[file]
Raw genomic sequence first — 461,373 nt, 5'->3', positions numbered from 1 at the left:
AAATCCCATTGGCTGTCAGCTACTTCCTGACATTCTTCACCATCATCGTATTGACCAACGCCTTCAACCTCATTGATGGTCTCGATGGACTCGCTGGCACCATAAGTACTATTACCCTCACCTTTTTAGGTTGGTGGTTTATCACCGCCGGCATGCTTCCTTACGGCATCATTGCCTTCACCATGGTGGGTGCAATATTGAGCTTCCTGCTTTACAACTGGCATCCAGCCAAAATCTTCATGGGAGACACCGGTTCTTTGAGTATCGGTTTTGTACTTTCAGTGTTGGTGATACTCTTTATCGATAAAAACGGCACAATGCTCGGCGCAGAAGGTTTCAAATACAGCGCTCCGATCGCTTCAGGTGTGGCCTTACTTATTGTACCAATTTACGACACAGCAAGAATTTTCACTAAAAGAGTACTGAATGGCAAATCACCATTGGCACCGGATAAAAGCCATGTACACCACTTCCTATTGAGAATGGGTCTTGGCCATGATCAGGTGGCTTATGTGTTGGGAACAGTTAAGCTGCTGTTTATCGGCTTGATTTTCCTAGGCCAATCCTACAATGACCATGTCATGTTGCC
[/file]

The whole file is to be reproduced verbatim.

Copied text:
Raw genomic sequence first — 461,373 nt, 5'->3', positions numbered from 1 at the left:
AAATCCCATTGGCTGTCAGCTACTTCCTGACATTCTTCACCATCATCGTATTGACCAACGCCTTCAACCTCATTGATGGTCTCGATGGACTCGCTGGCACCATAAGTACTATTACCCTCACCTTTTTAGGTTGGTGGTTTATCACCGCCGGCATGCTTCCTTACGGCATCATTGCCTTCACCATGGTGGGTGCAATATTGAGCTTCCTGCTTTACAACTGGCATCCAGCCAAAATCTTCATGGGAGACACCGGTTCTTTGAGTATCGGTTTTGTACTTTCAGTGTTGGTGATACTCTTTATCGATAAAAACGGCACAATGCTCGGCGCAGAAGGTTTCAAATACAGCGCTCCGATCGCTTCAGGTGTGGCCTTACTTATTGTACCAATTTACGACACAGCAAGAATTTTCACTAAAAGAGTACTGAATGGCAAATCACCATTGGCACCGGATAAAAGCCATGTACACCACTTCCTATTGAGAATGGGTCTTGGCCATGATCAGGTGGCTTATGTGTTGGGAACAGTTAAGCTGCTGTTTATCGGCTTGATTTTCCTAGGCCAATCCTACAATGACCATGTCATGTTGCC